Aside from the loss of your driver’s license, a driving under the influence arrest results in a criminal prosecution. DUI can be either a misdemeanor or felony offense based on the circumstances and background of the accused. As former prosecutors, our vast experience in search and seizure provides our clients with an avenue to attack the state’s evidence and get it thrown out before trial. Because we worked with the police, we know what mistakes the police make and we will use those mistakes for your benefit. If a trial is necessary, we will strategically present your case with the goal of a finding of not guilty. To beat a DUI, and avoid a suspension of your driver’s license, you need the experience and trial skills of the lawyers at Chicago’s Gruszeczki and Smith Law.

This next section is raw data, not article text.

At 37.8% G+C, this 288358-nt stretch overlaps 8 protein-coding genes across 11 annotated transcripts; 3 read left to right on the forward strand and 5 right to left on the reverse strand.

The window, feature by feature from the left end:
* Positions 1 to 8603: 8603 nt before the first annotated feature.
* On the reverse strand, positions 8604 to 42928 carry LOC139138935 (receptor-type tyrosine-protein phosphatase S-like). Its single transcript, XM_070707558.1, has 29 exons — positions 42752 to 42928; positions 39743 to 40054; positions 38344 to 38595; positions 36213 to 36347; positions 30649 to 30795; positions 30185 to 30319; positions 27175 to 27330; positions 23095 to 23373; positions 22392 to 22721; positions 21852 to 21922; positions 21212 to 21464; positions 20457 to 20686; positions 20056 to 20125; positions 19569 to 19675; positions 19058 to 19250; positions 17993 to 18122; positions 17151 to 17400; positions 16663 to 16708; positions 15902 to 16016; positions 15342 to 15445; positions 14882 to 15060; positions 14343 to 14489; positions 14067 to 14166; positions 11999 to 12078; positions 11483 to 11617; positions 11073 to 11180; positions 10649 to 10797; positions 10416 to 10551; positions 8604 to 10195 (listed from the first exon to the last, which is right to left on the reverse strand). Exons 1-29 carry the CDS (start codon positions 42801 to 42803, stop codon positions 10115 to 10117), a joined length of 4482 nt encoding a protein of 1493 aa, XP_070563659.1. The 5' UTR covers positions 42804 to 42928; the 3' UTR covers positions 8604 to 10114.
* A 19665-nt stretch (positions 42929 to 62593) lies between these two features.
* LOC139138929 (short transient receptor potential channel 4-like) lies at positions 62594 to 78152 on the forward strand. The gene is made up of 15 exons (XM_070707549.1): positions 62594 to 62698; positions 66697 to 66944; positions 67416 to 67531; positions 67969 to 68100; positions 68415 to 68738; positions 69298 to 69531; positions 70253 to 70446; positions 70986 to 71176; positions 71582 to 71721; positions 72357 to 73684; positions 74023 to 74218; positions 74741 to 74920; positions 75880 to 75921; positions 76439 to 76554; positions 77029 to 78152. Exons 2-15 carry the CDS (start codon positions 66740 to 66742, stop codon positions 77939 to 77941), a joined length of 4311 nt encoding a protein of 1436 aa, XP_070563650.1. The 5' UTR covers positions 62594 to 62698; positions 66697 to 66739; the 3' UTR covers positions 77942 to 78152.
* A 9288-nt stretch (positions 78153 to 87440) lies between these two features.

The 7 Types of DUI in Illinois

An Illinois DUI does not necessary mean alcohol.  Currently, there are more than 7 different types of DUI in the State of Illinois.  Some of these DUI charges have nothing to do with consuming alcohol and driving.  Each of the 7 different DUI’s in Illinois have different elements that must be proven by the prosecution before a driver can be found guilty of driving under the influence.  It is important that you hire an attorney who understands the difference between these types of DUIs in order to ensure that you have proper legal representation.

Illinois DUI charged under 625 ILCS 5/11-501(a)(1)

The first type of DUI in the State of Illinois is commonly referred to as an (a)(1) DUI.  An (a)(1) DUI is when a person is operating a motor vehicle and the alcohol concentration in the person’s blood, other bodily substance, or breath is 0.08 or more.  Generally speaking, an Illinois Driver is written a DUI under this section when the driver has provided a chemical test in the form of blood, breathe or urine and that test discloses that the driver has an alcohol concentration in their system over 0.08.  In this type of DUI the prosecution must prove two elements.  First, they must prove that an individual was driving and second, that the driver had 0.08 a higher concentration of alcohol in their system.